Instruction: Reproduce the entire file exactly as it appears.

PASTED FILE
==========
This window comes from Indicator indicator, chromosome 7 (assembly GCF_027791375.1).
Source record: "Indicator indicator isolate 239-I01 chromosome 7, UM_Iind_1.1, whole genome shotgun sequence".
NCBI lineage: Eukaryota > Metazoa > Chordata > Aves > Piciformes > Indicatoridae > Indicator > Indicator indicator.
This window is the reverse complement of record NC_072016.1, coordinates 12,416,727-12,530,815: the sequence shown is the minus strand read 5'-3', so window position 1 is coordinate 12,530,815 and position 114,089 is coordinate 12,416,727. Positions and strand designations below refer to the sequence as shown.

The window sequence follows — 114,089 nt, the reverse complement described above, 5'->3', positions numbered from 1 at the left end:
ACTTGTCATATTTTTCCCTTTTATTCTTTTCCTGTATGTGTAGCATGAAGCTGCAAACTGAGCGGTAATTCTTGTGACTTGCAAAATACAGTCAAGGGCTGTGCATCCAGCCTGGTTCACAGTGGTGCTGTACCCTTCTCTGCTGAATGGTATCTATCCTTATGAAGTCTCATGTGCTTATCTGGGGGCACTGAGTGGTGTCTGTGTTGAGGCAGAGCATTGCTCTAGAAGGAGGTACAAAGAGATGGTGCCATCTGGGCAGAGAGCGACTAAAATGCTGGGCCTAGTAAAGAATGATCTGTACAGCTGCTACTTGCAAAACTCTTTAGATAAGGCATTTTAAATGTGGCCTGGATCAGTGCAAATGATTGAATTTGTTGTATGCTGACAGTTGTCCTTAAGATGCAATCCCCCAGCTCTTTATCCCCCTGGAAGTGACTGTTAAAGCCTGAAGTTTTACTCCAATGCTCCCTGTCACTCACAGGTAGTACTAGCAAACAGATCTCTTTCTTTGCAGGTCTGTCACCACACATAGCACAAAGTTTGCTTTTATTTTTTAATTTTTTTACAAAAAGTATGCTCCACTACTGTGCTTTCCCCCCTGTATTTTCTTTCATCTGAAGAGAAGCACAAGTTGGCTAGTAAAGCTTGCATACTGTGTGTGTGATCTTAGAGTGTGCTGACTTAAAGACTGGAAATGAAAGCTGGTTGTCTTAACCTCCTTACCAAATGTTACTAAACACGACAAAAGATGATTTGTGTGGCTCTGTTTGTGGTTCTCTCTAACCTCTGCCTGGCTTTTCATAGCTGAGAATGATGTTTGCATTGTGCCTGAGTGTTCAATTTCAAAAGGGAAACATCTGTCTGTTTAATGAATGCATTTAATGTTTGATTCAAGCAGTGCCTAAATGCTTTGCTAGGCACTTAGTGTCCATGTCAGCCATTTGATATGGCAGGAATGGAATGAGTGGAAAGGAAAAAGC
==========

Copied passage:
This window comes from Indicator indicator, chromosome 7 (assembly GCF_027791375.1).
Source record: "Indicator indicator isolate 239-I01 chromosome 7, UM_Iind_1.1, whole genome shotgun sequence".
NCBI lineage: Eukaryota > Metazoa > Chordata > Aves > Piciformes > Indicatoridae > Indicator > Indicator indicator.
This window is the reverse complement of record NC_072016.1, coordinates 12,416,727-12,530,815: the sequence shown is the minus strand read 5'-3', so window position 1 is coordinate 12,530,815 and position 114,089 is coordinate 12,416,727. Positions and strand designations below refer to the sequence as shown.

The window sequence follows — 114,089 nt, the reverse complement described above, 5'->3', positions numbered from 1 at the left end:
ACTTGTCATATTTTTCCCTTTTATTCTTTTCCTGTATGTGTAGCATGAAGCTGCAAACTGAGCGGTAATTCTTGTGACTTGCAAAATACAGTCAAGGGCTGTGCATCCAGCCTGGTTCACAGTGGTGCTGTACCCTTCTCTGCTGAATGGTATCTATCCTTATGAAGTCTCATGTGCTTATCTGGGGGCACTGAGTGGTGTCTGTGTTGAGGCAGAGCATTGCTCTAGAAGGAGGTACAAAGAGATGGTGCCATCTGGGCAGAGAGCGACTAAAATGCTGGGCCTAGTAAAGAATGATCTGTACAGCTGCTACTTGCAAAACTCTTTAGATAAGGCATTTTAAATGTGGCCTGGATCAGTGCAAATGATTGAATTTGTTGTATGCTGACAGTTGTCCTTAAGATGCAATCCCCCAGCTCTTTATCCCCCTGGAAGTGACTGTTAAAGCCTGAAGTTTTACTCCAATGCTCCCTGTCACTCACAGGTAGTACTAGCAAACAGATCTCTTTCTTTGCAGGTCTGTCACCACACATAGCACAAAGTTTGCTTTTATTTTTTAATTTTTTTACAAAAAGTATGCTCCACTACTGTGCTTTCCCCCCTGTATTTTCTTTCATCTGAAGAGAAGCACAAGTTGGCTAGTAAAGCTTGCATACTGTGTGTGTGATCTTAGAGTGTGCTGACTTAAAGACTGGAAATGAAAGCTGGTTGTCTTAACCTCCTTACCAAATGTTACTAAACACGACAAAAGATGATTTGTGTGGCTCTGTTTGTGGTTCTCTCTAACCTCTGCCTGGCTTTTCATAGCTGAGAATGATGTTTGCATTGTGCCTGAGTGTTCAATTTCAAAAGGGAAACATCTGTCTGTTTAATGAATGCATTTAATGTTTGATTCAAGCAGTGCCTAAATGCTTTGCTAGGCACTTAGTGTCCATGTCAGCCATTTGATATGGCAGGAATGGAATGAGTGGAAAGGAAAAAGC